It’s worth noting that the photographer was far from being a marginal figure in that decade. His portraits of notable cultural figures from the 1920s and 1930s led to exhibitions including a solo show at the Julian Levy Gallery. Lynes’ work was also featured in MoMA’s seminal “Murals by American painters and photographers” exhibition in 1932. Additionally, his private practice of male nude photography took off after he started shooting for the New York City Ballet, which provided him with plenty of models.

A nude Black man hugs the abdomen of a nude white man
Male nudes by George Platt Lynes. Courtesy of A Precious Few LLC

“There is a really lovely and deep sense of connection that I feel between many of these artists, and Kinsey was part of this, too; he saw it and thought, ‘Everyone is making work together,’” Fasman said. “It’s a really special thing, where the interdisciplinary component doesn’t just pertain to the creative aspect of what people did, but also their interest in science and research.”

Circling back to why Lynes didn’t become a Mapplethorpe ante litteram, the conclusion reached by scholars and by the documentary is, quite predictably, that he operated in the wrong place at the wrong time. His homoerotic work remained wholly private in his lifetime and was only passed to the Kinsey Institute after he died in 1955. That was intentional—when the photographer started actively thinking about his legacy, he realized that the institute would be a safe space where his work could be preserved.

We also need to consider that, unlike the storied art-historical tradition of the female nude and its varying socially acceptable degrees of eroticism, the male nude, unless patently classicized and sterile—a heroic nudity or a physique shot—was considered until relatively recently too threatening to be the subject of fine art. There was a resurgence of interest in his work in the 1970s and 80s, and it’s clear that Lynes gave subsequent photographers the visual vocabulary to play with the male nude: photographers like Bruce Weber and Robert Mapplethorpe are, to some degree, indebted to George Platt Lynes’s visual vocabulary. “The first thing I bought was a George Platt Lynes from Ileana Sonnabend,” Weber said in a 2010 interview in The Art Newspaper. In the current era, Matthew Leifheit and Paul Sepuya reference Queer Modernism and Lynes in their oeuvre.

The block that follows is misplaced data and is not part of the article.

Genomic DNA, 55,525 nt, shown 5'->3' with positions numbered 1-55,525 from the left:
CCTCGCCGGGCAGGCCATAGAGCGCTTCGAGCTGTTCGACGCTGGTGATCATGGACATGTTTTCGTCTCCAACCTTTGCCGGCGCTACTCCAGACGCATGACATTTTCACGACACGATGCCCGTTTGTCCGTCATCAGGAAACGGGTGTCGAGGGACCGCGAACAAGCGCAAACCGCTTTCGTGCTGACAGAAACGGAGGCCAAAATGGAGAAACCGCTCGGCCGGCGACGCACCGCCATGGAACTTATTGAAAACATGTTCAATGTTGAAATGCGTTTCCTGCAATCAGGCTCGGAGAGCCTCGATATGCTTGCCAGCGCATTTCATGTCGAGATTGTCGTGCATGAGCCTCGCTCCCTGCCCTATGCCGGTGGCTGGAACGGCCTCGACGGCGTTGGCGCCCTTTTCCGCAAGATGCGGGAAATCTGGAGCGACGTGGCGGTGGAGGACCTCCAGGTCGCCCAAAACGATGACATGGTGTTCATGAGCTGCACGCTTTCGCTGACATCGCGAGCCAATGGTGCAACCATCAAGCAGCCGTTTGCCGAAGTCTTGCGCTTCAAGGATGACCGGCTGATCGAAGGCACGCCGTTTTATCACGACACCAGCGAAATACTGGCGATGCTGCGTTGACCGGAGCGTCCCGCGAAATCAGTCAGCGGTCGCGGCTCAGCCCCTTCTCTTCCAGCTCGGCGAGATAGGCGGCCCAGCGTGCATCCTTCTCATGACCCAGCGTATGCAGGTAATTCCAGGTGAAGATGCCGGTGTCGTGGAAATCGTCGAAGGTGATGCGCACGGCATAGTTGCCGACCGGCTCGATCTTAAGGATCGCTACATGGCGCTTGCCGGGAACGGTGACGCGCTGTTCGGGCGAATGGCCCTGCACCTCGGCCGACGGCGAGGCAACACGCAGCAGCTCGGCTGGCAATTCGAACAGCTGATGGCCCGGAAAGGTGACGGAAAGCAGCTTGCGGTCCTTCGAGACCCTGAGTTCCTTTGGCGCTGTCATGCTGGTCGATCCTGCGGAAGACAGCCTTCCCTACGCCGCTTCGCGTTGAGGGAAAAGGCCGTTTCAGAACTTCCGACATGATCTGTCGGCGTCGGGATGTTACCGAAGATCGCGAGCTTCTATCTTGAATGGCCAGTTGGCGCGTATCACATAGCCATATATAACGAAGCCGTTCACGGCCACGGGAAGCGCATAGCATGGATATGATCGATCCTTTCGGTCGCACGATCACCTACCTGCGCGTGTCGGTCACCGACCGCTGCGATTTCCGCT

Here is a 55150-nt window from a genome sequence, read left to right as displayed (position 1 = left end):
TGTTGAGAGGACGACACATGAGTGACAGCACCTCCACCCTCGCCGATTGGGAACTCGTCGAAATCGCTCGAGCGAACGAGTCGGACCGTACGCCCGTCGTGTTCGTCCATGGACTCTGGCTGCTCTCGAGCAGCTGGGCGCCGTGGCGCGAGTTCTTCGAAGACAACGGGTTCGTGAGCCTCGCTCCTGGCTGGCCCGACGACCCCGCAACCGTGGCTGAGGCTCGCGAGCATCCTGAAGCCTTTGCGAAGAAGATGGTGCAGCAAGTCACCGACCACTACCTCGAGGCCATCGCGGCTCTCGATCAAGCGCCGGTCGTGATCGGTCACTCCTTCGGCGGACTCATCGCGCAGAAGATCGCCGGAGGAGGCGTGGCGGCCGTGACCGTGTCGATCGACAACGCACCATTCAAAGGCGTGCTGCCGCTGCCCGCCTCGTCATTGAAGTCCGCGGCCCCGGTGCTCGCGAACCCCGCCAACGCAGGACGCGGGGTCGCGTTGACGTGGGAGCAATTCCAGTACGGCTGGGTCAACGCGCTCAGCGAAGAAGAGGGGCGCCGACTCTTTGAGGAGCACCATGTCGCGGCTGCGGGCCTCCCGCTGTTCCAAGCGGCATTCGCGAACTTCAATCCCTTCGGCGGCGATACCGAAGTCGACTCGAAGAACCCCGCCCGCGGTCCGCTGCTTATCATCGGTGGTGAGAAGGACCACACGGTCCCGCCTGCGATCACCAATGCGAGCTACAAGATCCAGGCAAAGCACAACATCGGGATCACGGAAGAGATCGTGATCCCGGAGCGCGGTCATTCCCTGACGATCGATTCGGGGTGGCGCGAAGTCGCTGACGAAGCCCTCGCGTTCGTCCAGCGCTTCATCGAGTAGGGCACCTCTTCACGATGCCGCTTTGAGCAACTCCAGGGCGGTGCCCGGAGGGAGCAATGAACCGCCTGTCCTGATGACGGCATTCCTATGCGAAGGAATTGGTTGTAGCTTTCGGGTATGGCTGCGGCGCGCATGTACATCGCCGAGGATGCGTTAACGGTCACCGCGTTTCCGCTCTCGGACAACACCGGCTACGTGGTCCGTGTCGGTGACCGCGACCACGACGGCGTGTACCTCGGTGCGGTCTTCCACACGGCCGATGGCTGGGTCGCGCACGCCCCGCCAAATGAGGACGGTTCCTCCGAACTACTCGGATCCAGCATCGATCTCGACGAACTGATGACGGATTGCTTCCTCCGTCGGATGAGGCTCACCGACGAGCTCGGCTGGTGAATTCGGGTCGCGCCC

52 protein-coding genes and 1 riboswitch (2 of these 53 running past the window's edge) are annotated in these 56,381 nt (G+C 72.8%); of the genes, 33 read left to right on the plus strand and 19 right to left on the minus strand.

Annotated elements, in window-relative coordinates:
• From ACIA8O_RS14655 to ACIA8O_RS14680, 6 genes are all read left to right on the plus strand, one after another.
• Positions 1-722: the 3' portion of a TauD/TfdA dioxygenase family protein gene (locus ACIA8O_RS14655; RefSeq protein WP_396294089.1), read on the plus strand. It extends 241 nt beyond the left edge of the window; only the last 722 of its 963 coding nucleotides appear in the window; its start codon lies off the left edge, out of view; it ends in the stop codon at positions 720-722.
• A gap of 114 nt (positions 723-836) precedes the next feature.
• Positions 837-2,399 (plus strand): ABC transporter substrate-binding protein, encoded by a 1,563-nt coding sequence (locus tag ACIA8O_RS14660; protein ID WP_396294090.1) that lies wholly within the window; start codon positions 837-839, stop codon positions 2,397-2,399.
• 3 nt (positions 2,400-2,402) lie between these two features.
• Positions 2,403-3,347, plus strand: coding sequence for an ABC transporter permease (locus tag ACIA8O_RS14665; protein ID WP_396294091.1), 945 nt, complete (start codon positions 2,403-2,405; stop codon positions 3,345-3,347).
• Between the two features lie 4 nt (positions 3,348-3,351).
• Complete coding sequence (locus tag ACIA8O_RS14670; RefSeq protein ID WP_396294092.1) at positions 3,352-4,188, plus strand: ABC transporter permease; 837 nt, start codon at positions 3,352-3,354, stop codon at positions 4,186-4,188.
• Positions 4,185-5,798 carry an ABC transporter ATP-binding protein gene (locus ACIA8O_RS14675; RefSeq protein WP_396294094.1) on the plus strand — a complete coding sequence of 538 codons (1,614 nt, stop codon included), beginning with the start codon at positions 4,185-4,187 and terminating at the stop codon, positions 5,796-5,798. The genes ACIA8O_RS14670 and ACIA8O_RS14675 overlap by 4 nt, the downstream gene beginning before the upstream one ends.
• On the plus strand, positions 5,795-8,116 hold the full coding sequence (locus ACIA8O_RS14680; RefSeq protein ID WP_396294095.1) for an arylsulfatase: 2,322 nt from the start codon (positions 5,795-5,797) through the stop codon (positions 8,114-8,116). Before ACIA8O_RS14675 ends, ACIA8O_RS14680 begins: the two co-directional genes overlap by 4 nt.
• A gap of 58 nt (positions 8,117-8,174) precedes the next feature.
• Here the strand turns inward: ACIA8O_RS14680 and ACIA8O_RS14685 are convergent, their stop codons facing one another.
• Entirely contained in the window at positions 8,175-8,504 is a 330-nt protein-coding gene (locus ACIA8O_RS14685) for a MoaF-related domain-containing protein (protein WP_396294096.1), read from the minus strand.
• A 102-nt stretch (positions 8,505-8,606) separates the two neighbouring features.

“George Platt Lynes’s balance between softness and hardness in photography is deeply prevalent today,” Fasman explained. In the past six years, exhibitions like “Passages” curated in 2018 by Nick Mauss at the Whitney and “The Young and Evil” at the David Zwirner Gallery in 2019 make a strong case for Queer Modernism, alongside the Kinsey Institute’s own “Sensual/Sexual/Social: The Photography of George Platt Lynes.” These and other shows have slowly brought Lynes’s work to the fore, but a retrospective at a major institution is long overdue.

Filed Under: ArtsPavel TchelitchewBruce WeberMatthew LeifheitPaul SepuyaBill HarrisGeorge Platt LynesPaul CadmusLincoln KirsteinQueer ArtTennessee WilliamsJean CocteauPhotographersGertrude SteinRobert MapplethorpeDocumentariesPhotography